Saturday, February 27, 2010

Welcome to Garbage City

Egypt's capital, Cairo, generates 25000 tons of refuse every day, and yet it had no municipal garbage collection service until 1980. For several generations this was the primary duty of the Zabbaleen (or "garbage people"), an ethnic minority of Coptic Christians. Even after the changes of the eighties, the Zabbaleen continue to be an integral component of Cairo's rubbish removal system.

The Zabbaleen live in Manshiyat naser, a slum without electricity or running water built on the edge of Cairo. They gather garbage by the truckload from Cairo and return home to sort it. Salvageable items are utilized by the city's inhabitants. Scrap metal is gathered and sold, along with recyclable plastic products. All organic waste is fed to pigs, which are eaten by the Zabbaleen or sold in Cairo meat markets. Manshiyat naser's entire economy revolves around trash. The streets are piled high with tightly-wired bales of garbage and overstuffed garbage bags cover the rooftops.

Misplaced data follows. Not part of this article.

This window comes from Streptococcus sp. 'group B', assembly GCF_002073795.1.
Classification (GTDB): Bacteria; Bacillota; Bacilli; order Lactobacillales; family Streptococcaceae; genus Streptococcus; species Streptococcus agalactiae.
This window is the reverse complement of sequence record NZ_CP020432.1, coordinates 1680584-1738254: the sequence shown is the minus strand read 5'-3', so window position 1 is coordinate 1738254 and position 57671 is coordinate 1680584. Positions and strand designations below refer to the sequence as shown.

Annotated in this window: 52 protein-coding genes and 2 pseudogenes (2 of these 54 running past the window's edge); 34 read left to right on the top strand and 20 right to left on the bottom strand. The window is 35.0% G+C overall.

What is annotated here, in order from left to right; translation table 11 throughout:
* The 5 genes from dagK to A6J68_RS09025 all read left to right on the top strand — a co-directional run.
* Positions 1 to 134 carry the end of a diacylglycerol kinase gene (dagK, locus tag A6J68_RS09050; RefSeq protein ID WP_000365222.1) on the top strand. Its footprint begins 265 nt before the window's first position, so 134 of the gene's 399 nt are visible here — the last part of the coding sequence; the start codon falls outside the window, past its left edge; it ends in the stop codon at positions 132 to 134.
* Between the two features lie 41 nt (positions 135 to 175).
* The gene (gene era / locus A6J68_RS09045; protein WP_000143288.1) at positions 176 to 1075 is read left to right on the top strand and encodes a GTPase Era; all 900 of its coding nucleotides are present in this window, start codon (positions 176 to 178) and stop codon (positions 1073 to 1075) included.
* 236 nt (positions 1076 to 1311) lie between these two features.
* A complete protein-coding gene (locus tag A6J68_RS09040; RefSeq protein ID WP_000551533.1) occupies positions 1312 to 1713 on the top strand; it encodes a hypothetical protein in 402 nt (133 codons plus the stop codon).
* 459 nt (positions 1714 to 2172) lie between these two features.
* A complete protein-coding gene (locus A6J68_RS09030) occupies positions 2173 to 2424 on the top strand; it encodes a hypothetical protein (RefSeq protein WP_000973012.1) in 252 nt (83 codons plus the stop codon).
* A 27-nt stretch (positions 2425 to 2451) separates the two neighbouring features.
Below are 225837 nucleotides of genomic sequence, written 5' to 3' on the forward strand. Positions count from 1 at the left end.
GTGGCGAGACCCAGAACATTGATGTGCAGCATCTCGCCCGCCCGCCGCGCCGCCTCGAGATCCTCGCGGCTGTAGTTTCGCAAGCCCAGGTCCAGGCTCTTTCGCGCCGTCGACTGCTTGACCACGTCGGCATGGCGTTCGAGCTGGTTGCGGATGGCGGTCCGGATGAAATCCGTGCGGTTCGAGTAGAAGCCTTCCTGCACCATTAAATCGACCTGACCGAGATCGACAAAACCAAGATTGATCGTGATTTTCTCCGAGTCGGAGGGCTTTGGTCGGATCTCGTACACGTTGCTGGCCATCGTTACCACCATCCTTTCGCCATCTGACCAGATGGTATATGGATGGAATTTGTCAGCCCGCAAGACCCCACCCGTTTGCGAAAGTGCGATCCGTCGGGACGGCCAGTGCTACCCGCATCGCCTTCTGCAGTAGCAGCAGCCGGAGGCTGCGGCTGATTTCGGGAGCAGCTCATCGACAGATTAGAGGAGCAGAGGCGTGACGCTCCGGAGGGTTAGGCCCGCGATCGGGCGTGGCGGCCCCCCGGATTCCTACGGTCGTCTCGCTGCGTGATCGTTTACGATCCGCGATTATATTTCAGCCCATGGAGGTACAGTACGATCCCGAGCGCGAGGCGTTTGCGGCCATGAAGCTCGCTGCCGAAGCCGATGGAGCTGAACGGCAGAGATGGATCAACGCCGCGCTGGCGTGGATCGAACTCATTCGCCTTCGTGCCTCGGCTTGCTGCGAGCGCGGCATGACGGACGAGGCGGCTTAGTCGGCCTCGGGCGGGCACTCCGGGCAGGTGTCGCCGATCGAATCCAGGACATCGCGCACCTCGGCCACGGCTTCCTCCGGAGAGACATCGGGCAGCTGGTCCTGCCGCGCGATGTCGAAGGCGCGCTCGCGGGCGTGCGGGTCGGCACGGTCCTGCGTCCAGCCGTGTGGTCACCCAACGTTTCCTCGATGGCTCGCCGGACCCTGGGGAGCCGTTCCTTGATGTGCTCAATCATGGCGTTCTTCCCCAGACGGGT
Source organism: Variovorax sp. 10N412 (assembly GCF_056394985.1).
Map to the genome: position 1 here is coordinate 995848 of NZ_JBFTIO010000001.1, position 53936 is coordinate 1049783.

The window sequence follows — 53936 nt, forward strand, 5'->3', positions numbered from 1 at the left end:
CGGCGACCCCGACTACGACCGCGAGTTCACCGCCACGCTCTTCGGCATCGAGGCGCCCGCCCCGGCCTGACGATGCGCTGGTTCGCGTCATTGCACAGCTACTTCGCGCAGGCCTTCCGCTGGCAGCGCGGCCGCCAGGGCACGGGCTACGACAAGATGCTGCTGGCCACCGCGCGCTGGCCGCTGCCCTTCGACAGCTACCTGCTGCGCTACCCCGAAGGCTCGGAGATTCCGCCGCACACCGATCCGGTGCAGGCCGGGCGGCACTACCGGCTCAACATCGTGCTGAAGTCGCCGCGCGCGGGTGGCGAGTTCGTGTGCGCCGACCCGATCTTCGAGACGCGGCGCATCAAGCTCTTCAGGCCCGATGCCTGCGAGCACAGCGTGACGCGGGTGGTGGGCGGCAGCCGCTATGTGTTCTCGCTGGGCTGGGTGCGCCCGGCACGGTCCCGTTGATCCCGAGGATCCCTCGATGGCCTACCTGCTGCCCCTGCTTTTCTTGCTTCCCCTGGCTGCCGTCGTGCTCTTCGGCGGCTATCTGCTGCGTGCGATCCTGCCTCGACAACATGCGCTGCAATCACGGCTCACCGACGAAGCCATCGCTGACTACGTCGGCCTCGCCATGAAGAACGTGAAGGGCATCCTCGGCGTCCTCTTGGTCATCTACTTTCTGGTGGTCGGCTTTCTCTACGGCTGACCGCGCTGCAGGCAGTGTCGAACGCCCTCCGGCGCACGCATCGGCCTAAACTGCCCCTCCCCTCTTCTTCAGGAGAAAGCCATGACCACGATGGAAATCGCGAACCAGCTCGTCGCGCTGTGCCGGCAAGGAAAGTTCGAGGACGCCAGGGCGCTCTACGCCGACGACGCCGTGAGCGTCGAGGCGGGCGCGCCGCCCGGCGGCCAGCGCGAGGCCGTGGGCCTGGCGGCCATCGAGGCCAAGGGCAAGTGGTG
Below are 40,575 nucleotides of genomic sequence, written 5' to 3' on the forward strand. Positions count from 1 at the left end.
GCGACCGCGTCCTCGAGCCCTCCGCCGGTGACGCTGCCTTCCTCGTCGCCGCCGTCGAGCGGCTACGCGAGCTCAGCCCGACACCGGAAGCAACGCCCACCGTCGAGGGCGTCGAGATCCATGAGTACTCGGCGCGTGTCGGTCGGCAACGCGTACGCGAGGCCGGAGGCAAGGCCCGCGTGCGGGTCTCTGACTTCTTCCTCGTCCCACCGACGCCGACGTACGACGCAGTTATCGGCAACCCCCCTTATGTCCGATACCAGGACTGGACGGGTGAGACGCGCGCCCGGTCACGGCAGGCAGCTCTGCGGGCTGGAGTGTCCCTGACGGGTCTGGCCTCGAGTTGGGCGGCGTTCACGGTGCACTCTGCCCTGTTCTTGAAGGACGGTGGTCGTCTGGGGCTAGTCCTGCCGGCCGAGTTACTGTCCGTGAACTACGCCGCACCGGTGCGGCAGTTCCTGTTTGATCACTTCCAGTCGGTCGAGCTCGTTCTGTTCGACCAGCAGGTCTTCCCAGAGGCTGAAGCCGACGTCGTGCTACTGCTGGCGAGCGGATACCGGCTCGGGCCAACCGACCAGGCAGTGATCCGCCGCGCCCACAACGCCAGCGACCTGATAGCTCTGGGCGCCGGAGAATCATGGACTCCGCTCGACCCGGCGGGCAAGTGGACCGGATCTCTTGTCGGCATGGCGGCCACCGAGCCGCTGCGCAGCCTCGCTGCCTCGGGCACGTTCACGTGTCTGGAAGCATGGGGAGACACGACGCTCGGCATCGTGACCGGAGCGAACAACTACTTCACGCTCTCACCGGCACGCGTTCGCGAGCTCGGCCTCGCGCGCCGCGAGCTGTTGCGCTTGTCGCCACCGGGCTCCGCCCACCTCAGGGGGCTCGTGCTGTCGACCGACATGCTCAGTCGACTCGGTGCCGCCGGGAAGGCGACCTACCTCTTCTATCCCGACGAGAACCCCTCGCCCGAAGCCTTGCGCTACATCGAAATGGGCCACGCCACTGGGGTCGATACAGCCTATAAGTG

Recently in 2009, the Egyptian government delivered a serious blow to the Zabbaleen by ordering the slaughter of thousands of pigs, ostensibly to stop swine flu. While this did exactly nothing to curb the spread of the virus, it did succeed in leaving the Zabbaleen robbed of their major food source and good portion of their income. Additionally, organic waste could no longer be disposed of with sufficient speed, and the piles of resulting rancid piles of rubbish bred vermin and disease. Fortunately, in the wake of the crisis there has been a renewed effort to educate the largely illiterate Zabbaleen and develop Mashiyay naser into a center of profitable recycling businesses.

Would you like to know more?

1 comment:

  1. Plastic or paper?
    Kind of an interesting blending of religion and recycling.
    What would Jesus recycle?